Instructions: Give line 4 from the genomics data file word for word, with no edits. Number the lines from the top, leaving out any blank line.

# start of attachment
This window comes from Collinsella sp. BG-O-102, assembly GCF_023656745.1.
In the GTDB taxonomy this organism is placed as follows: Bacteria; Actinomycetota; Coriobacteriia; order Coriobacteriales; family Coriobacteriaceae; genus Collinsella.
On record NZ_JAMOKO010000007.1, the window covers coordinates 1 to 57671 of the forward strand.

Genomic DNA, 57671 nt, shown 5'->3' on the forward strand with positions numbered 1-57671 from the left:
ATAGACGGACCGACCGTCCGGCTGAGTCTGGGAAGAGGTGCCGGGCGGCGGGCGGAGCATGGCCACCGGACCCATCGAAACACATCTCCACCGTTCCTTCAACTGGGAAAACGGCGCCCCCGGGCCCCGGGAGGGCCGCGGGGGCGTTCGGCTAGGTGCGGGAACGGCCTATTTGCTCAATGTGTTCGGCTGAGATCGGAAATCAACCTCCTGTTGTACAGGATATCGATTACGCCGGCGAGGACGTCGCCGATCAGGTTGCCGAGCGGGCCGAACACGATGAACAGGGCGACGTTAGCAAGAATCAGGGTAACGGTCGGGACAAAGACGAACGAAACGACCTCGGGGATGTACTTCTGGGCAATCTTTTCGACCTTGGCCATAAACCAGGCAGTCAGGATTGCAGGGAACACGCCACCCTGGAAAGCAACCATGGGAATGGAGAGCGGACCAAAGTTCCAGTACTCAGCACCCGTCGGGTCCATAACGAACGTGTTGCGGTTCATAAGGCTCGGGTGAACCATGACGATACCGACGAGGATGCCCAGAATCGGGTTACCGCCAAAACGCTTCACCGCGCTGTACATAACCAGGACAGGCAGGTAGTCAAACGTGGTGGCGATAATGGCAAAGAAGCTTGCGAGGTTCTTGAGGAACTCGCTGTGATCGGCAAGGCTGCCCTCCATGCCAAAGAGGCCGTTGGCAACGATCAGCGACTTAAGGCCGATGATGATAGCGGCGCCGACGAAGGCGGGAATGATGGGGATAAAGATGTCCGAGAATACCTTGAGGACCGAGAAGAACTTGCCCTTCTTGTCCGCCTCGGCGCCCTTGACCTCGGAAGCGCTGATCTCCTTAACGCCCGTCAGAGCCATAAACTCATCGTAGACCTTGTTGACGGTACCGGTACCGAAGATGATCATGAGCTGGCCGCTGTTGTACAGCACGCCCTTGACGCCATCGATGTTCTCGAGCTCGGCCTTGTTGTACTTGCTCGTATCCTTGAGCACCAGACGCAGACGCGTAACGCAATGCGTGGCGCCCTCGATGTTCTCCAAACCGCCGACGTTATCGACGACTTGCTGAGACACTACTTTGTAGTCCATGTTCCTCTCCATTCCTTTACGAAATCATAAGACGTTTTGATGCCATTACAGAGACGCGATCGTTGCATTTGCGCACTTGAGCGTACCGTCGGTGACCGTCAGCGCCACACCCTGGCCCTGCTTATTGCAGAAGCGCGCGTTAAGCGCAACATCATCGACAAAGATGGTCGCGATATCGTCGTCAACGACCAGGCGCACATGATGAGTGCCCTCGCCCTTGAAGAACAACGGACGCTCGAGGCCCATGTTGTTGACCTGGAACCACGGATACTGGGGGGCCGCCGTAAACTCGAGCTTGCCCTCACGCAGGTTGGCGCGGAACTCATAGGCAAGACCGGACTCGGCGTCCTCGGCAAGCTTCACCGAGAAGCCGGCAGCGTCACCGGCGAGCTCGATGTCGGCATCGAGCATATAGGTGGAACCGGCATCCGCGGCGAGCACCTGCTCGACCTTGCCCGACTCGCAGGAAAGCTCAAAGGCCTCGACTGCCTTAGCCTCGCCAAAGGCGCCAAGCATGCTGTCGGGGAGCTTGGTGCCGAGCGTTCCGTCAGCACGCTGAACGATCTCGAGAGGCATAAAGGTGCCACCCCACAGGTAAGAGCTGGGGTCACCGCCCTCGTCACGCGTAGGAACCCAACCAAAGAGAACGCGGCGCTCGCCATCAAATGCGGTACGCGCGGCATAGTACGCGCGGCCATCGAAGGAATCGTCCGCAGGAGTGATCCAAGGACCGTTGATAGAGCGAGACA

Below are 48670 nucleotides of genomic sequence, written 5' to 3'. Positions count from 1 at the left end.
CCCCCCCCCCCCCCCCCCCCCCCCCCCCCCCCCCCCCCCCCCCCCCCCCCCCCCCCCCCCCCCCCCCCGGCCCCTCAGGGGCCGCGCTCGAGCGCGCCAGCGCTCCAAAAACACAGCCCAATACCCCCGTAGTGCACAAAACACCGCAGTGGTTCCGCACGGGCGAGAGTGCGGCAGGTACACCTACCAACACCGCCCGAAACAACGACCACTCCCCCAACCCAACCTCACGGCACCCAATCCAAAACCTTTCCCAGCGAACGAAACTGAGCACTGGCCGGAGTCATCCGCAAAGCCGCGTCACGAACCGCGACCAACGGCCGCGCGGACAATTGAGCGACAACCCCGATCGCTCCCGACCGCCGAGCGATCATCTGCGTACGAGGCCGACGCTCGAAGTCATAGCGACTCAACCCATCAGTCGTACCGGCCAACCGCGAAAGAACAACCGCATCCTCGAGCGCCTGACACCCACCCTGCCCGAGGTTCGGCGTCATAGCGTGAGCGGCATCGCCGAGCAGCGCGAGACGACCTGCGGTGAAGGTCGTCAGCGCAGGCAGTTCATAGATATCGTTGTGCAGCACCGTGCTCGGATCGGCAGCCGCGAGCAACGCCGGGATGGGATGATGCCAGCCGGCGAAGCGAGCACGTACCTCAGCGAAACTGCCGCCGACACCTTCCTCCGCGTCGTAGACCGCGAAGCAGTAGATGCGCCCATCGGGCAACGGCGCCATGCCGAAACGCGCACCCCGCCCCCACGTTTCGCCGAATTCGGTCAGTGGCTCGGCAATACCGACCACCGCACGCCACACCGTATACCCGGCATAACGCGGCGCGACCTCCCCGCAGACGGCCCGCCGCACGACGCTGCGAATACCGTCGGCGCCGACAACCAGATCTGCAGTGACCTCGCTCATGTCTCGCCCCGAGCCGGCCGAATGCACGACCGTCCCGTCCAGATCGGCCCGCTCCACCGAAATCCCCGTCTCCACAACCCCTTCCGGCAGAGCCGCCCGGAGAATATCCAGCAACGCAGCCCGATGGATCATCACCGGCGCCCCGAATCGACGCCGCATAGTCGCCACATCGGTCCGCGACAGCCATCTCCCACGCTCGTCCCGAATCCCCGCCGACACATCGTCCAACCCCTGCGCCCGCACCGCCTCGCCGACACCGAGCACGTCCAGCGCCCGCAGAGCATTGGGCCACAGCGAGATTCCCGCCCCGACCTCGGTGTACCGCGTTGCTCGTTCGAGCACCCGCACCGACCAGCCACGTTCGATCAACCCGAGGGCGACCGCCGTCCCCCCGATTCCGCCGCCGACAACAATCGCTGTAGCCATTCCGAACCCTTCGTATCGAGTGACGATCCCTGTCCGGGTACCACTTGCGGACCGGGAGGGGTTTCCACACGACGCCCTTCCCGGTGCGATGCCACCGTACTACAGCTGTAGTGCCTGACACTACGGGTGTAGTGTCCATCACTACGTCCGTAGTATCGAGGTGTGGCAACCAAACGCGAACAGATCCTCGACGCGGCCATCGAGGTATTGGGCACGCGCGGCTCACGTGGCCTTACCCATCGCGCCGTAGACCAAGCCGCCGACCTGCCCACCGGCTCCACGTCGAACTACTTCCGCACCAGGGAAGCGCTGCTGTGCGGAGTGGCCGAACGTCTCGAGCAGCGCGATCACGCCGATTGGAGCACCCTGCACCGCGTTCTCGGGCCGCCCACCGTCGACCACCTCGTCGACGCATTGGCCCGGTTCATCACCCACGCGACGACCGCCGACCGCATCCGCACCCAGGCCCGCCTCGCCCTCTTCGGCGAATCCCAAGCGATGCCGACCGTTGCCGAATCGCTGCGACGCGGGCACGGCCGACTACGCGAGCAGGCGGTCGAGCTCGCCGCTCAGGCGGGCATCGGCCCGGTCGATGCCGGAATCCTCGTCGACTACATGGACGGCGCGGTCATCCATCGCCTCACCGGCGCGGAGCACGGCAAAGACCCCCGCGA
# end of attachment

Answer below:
Genomic DNA, 57671 nt, shown 5'->3' on the forward strand with positions numbered 1-57671 from the left: